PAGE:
Who Says Little Kids Can't Read and Write Music? Let's Do This, The Montessori Way!

MONTESSORI CHILDREN ARE EXCITED ABOUT MUSIC NOTATION BECAUSE THEY HAVE PLAYFUL AND HANDS-ON EXPERIENCES FIRST!
In my years of making music with little children, I have found that they greatly enjoy exploring the mechanics of music. They seem to love exploring instruments of all kinds and learning how they make their sounds. What is really interesting to me is how much little ones love to explore notation...that being how music is written out for all of us to enjoy!

The Montessori way of presenting anything to children is to begin with real, hands-on experiences. Music notation is an element of music that is quite abstract and so the very best way for children to begin learning how to write music is by first having real experiences using notation for a familiar song. 

Over the years, the children in my groups have enjoyed the following activity so much that it usually stays in the classroom all year round!

"Twinkle, Twinkle", in Written Notation

The set-up:


How to do it:
  1. The "Twinkle, Twinkle" song is placed on the music stand that has been adjusted to the height of the children in the group. The musical instrument, triangle and its striker, is placed on the music stand as well.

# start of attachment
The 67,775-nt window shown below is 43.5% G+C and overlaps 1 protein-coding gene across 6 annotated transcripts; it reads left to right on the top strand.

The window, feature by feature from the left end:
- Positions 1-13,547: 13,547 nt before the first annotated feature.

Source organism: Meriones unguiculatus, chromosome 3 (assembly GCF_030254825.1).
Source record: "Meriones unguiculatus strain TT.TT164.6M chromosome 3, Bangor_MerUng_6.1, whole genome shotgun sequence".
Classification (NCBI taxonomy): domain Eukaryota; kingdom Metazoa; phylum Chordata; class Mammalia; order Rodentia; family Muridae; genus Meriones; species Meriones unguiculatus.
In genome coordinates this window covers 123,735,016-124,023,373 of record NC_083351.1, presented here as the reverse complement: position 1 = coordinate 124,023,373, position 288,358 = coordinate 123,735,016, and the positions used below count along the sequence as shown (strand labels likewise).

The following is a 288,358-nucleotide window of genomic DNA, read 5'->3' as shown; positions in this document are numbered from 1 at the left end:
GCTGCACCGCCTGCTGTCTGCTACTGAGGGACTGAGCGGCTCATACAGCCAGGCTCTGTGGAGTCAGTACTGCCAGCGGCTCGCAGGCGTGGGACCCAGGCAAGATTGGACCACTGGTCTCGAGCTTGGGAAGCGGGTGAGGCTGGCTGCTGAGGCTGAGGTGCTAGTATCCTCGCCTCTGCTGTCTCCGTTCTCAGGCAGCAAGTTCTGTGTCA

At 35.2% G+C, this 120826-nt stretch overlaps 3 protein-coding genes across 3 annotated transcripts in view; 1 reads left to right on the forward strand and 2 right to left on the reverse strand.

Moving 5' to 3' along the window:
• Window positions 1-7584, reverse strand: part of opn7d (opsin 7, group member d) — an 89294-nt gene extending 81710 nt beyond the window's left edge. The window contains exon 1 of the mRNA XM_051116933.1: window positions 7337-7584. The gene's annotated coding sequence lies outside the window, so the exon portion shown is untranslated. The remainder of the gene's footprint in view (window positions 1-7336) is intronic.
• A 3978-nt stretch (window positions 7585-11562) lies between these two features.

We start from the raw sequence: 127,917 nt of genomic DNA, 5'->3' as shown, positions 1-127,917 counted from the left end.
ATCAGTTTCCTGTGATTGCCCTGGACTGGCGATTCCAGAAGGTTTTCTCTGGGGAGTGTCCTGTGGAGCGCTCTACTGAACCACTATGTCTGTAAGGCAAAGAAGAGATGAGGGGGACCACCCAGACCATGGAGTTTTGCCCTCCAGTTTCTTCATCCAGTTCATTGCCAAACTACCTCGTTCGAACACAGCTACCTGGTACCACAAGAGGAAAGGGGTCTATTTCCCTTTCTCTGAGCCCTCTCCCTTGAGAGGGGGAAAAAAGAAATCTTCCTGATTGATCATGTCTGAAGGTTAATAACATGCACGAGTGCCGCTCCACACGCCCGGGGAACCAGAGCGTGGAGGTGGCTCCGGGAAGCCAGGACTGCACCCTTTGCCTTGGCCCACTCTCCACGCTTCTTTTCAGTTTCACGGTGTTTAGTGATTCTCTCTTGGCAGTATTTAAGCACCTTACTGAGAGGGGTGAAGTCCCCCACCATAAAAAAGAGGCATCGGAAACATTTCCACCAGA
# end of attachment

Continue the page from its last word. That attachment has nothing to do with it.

2. Child uses the triangle to play along while "reading the music" . The child is playing the rhythm rather than the melody and often s/he sings the song as s/he plays.
  3. One child can be the "conductor" while others are the singers. The "conductor" uses a pointer as s/he points to the notes and words of the song and cues the "singers" to follow along.
  4. As the children gain skills, they can be given blank sheets of large music staff paper along with black sticky dots. The "Twinkle Twinkle" notation book is used as a model for the children to make their own books. This would be an individualized shelf work and usually the children are 4 yrs or older. It may take a few days to complete! 


"Sandpaper Music Notes"  





The set up:
  • Quarter note, quarter rest, double eighth notes, and half note mounted on heavy card stock or squares of wood (I made mine with adhesive-backed boat decking from Home Depot that has a rough surface similar to sandpaper) 
****You can get my free template for these notes as part of the pdf download for my workshop in the Trillium Montessori Summer Summit. (see how to register at the end of this post)
How to do it:
  1. Child traces the note with index and middle finger of the dominant hand while saying the name of the note
  2. Child traces the note in the sand tray from the language area of the classroom
  3. Teach the children the way to say the notes in rhythmic patterns that are done in the rhythm echoes at the beginning of music class: Quarter Note is "ta", Quarter Rest is "sah", Two Eighth Notes is "ti-ti", and Half Note is "To-oe."  ****You can hear echo rhythms at my website by clicking here: FUN STUFF videos "Rhythm Echoes."
  4. At Music Circle, you can hold up 2 or 3 of the sandpaper notation cards for the children to play or sing the pattern (ex: "ta, ti-ti, to-oe")